The Tomatometer rating – based on the published opinions of hundreds of film and television critics – is a trusted measurement of movie and TV programming quality for millions of moviegoers. It represents the percentage of professional critic reviews that are positive for a given film or television show.
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The Tomatometer is 60% or higher.
The Tomatometer is 59% or lower.
Movies and TV shows are Certified Fresh with a steady Tomatometer of 75% or higher after a set amount of reviews (80 for wide-release movies, 40 for limited-release movies, 20 for TV shows), including 5 reviews from Top Critics.
Percentage of users who rate a movie or TV show positively.
A serious, thoughtful and often devastating drama about something rarely explored in the movies: the world of work as a place where we go to find out who we are, and what happens when somebody defined by his job loses it.
Wells may strain one's sympathy by giving his narrative over to wealthy, white-collar men, but he also acutely renders the shame and frustration of capable, hardworking people suddenly forced to reassess their earning potential and aspirations in life.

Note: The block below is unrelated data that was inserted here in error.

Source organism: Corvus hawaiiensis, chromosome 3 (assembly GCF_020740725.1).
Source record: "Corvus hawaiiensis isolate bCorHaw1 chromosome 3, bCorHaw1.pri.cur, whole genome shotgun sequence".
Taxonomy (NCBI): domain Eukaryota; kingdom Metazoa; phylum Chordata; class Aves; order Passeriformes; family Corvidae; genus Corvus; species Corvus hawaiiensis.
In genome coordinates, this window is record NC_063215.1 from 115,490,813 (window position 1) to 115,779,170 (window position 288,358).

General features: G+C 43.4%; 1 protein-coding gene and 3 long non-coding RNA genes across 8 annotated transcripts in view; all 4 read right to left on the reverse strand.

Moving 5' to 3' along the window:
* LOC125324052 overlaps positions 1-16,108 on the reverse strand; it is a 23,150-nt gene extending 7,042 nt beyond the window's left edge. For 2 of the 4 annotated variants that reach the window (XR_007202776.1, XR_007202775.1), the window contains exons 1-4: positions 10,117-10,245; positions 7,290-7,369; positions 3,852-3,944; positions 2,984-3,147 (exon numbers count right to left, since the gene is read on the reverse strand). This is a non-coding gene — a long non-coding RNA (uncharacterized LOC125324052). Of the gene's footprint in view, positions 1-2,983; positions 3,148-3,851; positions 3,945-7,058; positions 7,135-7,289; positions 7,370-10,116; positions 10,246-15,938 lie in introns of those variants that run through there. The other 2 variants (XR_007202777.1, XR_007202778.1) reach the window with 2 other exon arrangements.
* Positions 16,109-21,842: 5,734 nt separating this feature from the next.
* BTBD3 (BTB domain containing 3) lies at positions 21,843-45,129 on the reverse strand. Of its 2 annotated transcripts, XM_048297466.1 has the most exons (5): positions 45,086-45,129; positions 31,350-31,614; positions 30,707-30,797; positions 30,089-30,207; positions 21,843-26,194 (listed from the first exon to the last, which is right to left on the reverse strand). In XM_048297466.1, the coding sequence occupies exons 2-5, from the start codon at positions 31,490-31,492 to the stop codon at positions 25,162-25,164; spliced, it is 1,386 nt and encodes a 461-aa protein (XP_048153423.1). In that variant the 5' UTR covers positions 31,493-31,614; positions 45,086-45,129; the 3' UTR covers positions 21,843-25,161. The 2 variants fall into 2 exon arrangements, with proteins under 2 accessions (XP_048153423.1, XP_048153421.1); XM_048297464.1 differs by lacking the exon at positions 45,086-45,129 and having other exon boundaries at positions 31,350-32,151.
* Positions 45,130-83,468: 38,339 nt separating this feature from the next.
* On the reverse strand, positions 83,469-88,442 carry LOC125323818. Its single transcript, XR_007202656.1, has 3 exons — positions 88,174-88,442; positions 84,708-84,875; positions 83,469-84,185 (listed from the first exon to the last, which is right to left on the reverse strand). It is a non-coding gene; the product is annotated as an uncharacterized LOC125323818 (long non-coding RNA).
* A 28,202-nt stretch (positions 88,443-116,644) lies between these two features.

Yes, the film's a little didactic as it lays out the issues. But when it comes to the emotional state of those being laid off, of their families and even of those doing the laying off, it gets things right enough to make audiences squirm.
In its solid construction and resistance to the winds of fashion, The Company Men is one edifice that could outlast many an action blockbuster or standard inspirational drama, and maybe the Great Recession itself.
Before its too-easy conclusion, the movie offers a multifaceted glimpse at what can happen when the connective tissue between a man and his source of income is cut, and rarely suggests that it could be anything less than excruciating to stop the bleeding.